A single submarine, equipped with nuclear missile launchers, has a capability for destroying 224 separate targets, each as large as a big city! Both the Soviet Union and the United States have dozens of submarines equipped to deliver such destruction, and they are building larger improved ones. Soon the new U.S. submarine, the Trident, will be in service. Saturday Review explains:
“A Trident has built into it an undersea launching platform for thermonuclear bombs, some of which contain more explosive force than a thousand atomic bombs of the kind that destroyed Hiroshima in 1945. . . . Trident officers have in their hands more power than had been accumulated by human beings in recorded history up through 1945.”
What It All Costs
All this military preparedness costs money, and lots of it. Since 1945 the nations have spent well over $6,000,000,000,000 ($6 trillion) on military activities! The Bulletin of the Atomic Scientists of May 1978 observed: “Global military spending currently runs at about $400 billion a year.” And it is increasing rapidly, climbing toward $1 million a minute!
The magnitude of the military buildup is staggering. In 1977 James Reston of the New York Times stated: “Last year, the nations of the world spent 60 times as much equipping each soldier as we spent on educating each child.” Around the world some 60 million people serve in the armed forces or are engaged in military-related occupations. About half the world’s scientists are employed in weapons development.
Think of what could be accomplished if all that money and effort were channeled to constructive purposes rather than the building of armaments. There could be fine housing for all, better health care and education, and many other benefits. As it is, armament programs are contributing to the bankruptcy of nations, both physically and morally.
The claim is made, however, that military preparedness will prevent war. But has it? To the contrary. Since 1945 more than 25 million persons have been killed in some 150 wars fought around the globe. On any given day, there have been, on the average, 12 wars going on somewhere in the world. True, since 1945 nuclear bombs have not been used in these wars. But does building up vast stockpiles of such weapons, as well as developing sophisticated methods of delivering them, make their use less likely?
Many do not think so. As a former U.S. congressman from Oregon said: “The cards are stacked now for vast destruction and death. . . . The facts can be stated in a few words. First, thousands of nuclear weapons, many of unthinkable power, exist today. Second, almost all of them are ready for instant detonation. Third, their custodians are human beings.”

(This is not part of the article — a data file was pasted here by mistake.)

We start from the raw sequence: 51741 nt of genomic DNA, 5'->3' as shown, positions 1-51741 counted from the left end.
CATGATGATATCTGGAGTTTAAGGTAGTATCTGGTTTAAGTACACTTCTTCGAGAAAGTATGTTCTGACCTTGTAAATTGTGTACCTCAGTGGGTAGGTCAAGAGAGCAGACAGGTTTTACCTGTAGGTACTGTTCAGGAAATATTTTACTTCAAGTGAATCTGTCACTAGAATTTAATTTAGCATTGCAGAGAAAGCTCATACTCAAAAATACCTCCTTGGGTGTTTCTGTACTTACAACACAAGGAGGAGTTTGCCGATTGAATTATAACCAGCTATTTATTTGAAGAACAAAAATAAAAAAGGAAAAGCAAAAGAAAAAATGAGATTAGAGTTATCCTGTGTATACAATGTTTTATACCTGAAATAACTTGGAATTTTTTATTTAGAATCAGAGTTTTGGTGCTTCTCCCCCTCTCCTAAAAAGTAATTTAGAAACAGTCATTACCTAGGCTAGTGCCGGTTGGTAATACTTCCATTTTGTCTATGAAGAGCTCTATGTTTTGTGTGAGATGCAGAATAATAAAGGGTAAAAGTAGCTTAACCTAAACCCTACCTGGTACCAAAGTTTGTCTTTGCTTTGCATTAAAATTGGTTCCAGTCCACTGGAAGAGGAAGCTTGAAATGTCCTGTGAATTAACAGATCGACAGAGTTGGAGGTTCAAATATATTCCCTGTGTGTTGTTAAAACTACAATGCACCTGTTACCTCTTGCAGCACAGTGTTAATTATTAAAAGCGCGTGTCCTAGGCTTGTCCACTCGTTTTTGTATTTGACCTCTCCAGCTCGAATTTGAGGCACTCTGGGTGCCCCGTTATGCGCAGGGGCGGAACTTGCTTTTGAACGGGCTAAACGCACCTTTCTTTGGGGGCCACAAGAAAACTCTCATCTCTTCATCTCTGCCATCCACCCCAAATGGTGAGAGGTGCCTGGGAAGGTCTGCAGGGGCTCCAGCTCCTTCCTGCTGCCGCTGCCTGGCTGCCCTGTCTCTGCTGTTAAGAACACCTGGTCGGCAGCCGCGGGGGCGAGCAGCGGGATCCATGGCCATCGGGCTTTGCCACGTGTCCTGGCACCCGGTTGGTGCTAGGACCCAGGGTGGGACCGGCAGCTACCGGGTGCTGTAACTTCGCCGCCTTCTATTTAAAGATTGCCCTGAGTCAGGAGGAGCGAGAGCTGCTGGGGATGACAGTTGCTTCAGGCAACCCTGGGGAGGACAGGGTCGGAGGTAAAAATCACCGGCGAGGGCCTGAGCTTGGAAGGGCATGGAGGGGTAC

Yes, humans are imperfect; they are subject to error and prone to selfishness and greed, setting the stage for war. The Bible shows where selfish desire may lead: “Where do these wars and battles between yourselves first start? Isn’t it precisely in the desires fighting inside your own selves? You want something and you haven’t got it; so you are prepared to kill. You have an ambition that you cannot satisfy; so you fight to get your way by force.”—Jas. 4:1, 2, The Jerusalem Bible.
Nations will fight with what is at hand. By 1985, says the Stockholm International Peace Institute, some 35 nations will achieve nuclear capability. With what result? “Stable nuclear deterrence as we have known it will become impossible,” warns the institute, “and war will become inevitable.”
Any Hope for Peace?
Mankind’s desire for peace is strong. At the recent United Nations Special Session on Disarmament, 500 Japanese observers presented U.N. officials with 20 million signatures on petitions calling for immediate world disarmament. These petitions filled 450 cartons weighing more than 12 tons!
Will disarmament and peace ever be realized? If we are to judge by the actions of world leaders, the answer is a definite, No. They are doing virtually nothing to put the armaments race into reverse. This was again illustrated by their attitude toward the Outer Space Treaty of 1967, which it was hoped would make outer space a zone of peace. The Bulletin of the Atomic Scientists observes: “The treaty has done little to check the number of military satellites. About 75 percent of all satellites launched have military uses. During 1977, 133 satellites were launched, and of these 95 were military satellites.”
Yet there is basis for confidence that disarmament and peace will be realized. The Bible promise inscribed on a stone wall just across from the United Nations’ main building proclaims: “They shall beat their swords into plowshares, and their spears into pruninghooks: nation shall not lift up sword against nation, neither shall they learn war any more.”—Isa. 2:4, Authorized Version.
But how will this promise be fulfilled? The United Nations obviously has not been able to fulfill it. What basis, then, is there for confidence that true peace will be realized? Is religion the answer?
[Blurb on page 5]
“Since 1945, American, Soviet and other diplomats have met at least 6,000 times to discuss ‘disarmament’ and its illegitimate offspring, ‘arms control,’ but in thirty-two years not a single weapon has been eliminated by mutual agreement.”—The Nation, May 27, 1978.
[Blurb on page 6]
“A Trident has built into it an undersea launching platform for thermonuclear bombs, some of which contain more explosive force than a thousand atomic bombs of the kind that destroyed Hiroshima in 1945. . . .”—Saturday Review, April 17, 1978.
[Blurb on page 7]
“In the past thirty-three years, there has been continuous fighting around the globe—or, as one Hungarian professor computed it, ‘there were no more than twenty-six days . . . in which there was no war somewhere in the world.’ That same professor calculated that in the past three decades, some twenty-five million souls have perished in battle, a figure representing more military fatalities than were incurred in both world wars combined.”—Esquire, March 1, 1978.
[Blurb on page 8]
“About 75 percent of all satellites launched have military uses. During 1977, 133 satellites were launched, and of these 95 were military satellites.”—The Bulletin of the Atomic Scientists, May 1978.
[Picture on page 8]
THEY SHALL BEAT THEIR SWORDS INTO PLOWSHARES AND THEIR SPEARS INTO PRUNING HOOKS NATION SHALL NOT LIFT UP SWORD AGAINST NATION NEITHER SHALL THEY LEARN WAR ANY MORE